One Couple's Brutal, Infuriating Story of Debt in America

Tom and Kate haven't always made the best decisions
By Newser Editors,  Newser Staff
Posted Nov 21, 2018 11:53 AM CST
Updated Nov 25, 2018 9:11 AM CST
One Couple's Brutal, Infuriating Story of Debt in America
In this Jan. 31, 2018, file photo, an assortment of credit cards and rewards cards are shown.   (AP Photo/Keith Srakocic, File)

Tom and Kate live in quite the neighborhood in a northeastern suburb, surrounded by people "who have seven cars and fly off to Italy for three weeks." They don't. They're broke, or, more accurately, so deeply in debt it's staggering. In a lengthy interview for Wealthsimple, the couple were granted anonymity in exchange for laying bare "the brutal details of their life in the grip of an epic cycle of debt." The two, 48 and 46, respectively, have three kids, work in insurance, make upwards of $160,000 combined, and "have an insurmountable amount of debt." That's no understatement: They owe $18,000 for a loan, $60,000 on their credit cards, $360,000 on a home worth that same amount, and somewhere north of $120,000 on loans for Kate's unused law-school degree.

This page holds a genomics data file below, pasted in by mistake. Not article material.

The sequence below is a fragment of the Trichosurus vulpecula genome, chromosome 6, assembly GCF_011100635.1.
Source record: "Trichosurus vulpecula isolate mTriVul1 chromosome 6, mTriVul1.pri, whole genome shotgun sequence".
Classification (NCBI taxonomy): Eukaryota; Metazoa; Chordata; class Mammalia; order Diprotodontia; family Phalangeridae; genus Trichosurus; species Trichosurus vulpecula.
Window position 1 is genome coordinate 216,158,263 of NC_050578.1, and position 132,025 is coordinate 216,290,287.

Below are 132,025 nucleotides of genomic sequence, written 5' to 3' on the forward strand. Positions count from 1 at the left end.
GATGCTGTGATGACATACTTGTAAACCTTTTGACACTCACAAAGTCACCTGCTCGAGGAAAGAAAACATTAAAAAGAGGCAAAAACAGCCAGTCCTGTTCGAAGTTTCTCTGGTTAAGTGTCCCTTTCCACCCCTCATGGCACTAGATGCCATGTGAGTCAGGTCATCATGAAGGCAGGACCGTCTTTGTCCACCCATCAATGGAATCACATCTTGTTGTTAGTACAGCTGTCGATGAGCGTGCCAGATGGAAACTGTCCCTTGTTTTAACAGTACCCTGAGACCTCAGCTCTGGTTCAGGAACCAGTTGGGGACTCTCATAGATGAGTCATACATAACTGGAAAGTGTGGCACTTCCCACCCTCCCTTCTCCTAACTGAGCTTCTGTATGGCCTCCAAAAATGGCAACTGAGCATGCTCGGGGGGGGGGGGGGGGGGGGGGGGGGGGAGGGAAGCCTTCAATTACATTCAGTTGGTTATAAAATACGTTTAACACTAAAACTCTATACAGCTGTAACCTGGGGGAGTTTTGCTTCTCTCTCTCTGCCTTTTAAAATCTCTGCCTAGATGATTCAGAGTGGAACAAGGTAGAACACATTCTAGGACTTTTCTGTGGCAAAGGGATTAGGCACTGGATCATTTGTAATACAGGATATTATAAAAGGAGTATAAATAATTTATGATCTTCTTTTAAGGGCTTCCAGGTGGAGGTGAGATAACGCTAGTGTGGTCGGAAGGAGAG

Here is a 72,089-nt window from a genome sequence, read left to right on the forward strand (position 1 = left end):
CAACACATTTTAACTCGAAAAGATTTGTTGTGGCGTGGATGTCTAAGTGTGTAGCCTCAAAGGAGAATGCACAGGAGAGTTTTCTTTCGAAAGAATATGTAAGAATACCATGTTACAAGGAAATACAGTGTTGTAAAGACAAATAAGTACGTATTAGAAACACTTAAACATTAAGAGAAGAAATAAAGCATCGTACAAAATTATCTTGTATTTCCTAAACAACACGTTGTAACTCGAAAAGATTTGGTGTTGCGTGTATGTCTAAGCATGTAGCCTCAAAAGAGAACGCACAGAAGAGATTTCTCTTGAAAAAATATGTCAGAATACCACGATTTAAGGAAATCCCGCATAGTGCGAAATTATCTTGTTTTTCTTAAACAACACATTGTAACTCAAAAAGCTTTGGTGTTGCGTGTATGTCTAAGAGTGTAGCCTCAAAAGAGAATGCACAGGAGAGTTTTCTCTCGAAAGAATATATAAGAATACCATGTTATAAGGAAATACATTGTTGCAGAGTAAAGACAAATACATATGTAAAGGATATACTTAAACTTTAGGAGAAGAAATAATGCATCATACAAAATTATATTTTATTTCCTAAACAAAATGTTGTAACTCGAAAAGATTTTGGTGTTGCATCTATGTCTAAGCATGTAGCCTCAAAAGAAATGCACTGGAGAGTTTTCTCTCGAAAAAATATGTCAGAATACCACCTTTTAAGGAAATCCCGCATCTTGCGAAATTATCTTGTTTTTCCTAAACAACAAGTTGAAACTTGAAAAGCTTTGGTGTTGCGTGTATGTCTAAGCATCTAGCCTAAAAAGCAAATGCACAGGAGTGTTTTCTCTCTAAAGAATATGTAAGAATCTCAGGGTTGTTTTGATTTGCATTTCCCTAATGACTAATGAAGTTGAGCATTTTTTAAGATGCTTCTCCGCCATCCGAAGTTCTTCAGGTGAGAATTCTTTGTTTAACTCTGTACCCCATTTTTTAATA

"We’re always broke. We shop at Goodwill. We have a garden so that we can have fresh vegetables instead of going out," says Kate. That may sound prudent, but the two then proceed to detail a series of bad decisions. In the next breath, Kate describes spending a "crazy amount" on organic food, and not "reeling in" their kids from doing things like buying $15 of sushi from Whole Foods. Short on cash, they bought their son a tux for prom, because it could go on a Nordstrom card. They send their kids to a $32,000-a-year private school (they pay only a fraction of that, but took out loans to do so). They cashed out a $70,000 401(k) without anticipating the tax penalties of about $20,000, some of which went on, yep, a credit card. Five years ago, they borrowed $40,000 from Kate's parents and paid off all their credit card debt—then built it right back up. Read the full piece, which ends with Tom explaining why they'd be "better off dead." (More Longform stories.)

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